After Beating Rare Infection, Arkansas Girl Goes Home
After contracting an extremely rare and deadly infection, 12 year-old Kali Hardig of Benton was released from the hospital Wednesday.
Upon her release from Arkansas Children’s Hospital, she was asked if her experience has led her to have any advice for other children. “Be careful when you go to waterparks...wear your nose plug,” she said, referring to Willow Springs Water Park in Little Rock. While there, she is suspected of having contracted a very rare and deadly "brain-eating" amoeba, in a condition known as Primary Amebic Meningoencephalitis or PAM.
PAM starts when the amoeba Naegleria fowleri, which hangs out in warm fresh water sources, enters someone’s brain through the nasal cavity.
There have been 128 documented cases of the infection in the United States between 1962 and 2012, with one documented survivor, according to the Centers For Disease Control and Prevention. There was also reportedly a case of someone surviving the disease in Mexico. This would make Kali just the third known survivor.
Hardig’s parents and some of her medical team were on hand to speak at her release. Her mother Traci talked about the first day she noticed Kali showing signs of a fever.
“Once I tried to get the fever down, Motrin, Tylenol—nothing would get her fever down. And then she started vomiting and it was just—I don’t know how to describe it—it was just not a normal type,” she said.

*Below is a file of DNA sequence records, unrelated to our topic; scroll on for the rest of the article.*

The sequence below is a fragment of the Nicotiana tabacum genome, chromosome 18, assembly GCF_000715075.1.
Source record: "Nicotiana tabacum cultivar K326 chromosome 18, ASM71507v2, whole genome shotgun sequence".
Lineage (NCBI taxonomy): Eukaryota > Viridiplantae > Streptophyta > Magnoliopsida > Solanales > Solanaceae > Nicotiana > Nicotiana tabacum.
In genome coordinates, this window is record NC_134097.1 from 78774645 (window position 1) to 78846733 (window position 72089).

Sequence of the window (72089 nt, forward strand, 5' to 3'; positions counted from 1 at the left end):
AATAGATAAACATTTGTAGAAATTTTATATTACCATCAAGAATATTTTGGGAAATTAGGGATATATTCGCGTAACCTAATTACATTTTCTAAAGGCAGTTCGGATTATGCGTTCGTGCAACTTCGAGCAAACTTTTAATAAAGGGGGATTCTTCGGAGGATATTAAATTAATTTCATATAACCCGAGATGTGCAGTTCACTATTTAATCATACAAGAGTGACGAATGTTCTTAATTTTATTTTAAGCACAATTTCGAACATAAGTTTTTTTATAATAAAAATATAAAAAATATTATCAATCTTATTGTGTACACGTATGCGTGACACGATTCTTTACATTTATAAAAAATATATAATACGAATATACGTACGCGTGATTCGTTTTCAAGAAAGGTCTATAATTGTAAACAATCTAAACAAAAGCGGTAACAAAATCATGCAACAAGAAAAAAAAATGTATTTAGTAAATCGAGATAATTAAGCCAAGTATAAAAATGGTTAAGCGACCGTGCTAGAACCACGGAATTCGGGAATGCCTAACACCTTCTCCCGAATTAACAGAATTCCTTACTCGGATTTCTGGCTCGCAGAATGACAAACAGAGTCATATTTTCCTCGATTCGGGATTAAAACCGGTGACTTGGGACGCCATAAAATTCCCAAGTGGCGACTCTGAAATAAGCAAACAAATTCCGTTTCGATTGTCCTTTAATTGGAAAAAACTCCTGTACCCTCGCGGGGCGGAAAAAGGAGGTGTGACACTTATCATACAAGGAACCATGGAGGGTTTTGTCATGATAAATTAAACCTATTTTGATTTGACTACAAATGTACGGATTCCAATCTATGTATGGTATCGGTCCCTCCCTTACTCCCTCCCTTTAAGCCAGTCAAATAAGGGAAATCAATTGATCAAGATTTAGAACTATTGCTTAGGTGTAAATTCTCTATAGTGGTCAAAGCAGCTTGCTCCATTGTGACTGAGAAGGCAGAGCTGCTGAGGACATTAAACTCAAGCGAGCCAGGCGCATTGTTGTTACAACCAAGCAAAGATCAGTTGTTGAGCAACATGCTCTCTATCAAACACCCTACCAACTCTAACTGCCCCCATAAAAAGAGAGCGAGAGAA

Traci Hardig called the experience a “roller coaster I didn’t want to be on.”
“The first 22 days being in ICU you just never knew. I mean you’re told the worst news possible and then to go from that outcome of not having your child—maybe—to this road that we’ve been down and get to actually take her home. I mean, I got to watch a miracle unfold, right in front of my eyes. And it’s been the greatest thing it could possibly be,” she said.
Doctors said Traci Hardig’s quick decision to get Kali to the hospital greatly raised the chance that her daughter survived. Dr. Matt Linam led the medical team treating her and said the turning point in the case was when lab technicians first identified the amoeba.
“And really from there, from that point on, it was just amazing to be a part of just incredible teamwork,” said Linam. "From the critical care physicians and nurses, the neurosurgeons—all the other people who were involved in her care—everybody sort of had their ‘A’ game going.”
Kali Hardig said she looked forward to playing with her dog, Chloe, when she gets home. She’s set to start back at school next week, though she'll continue to undergo physical and speech therapy.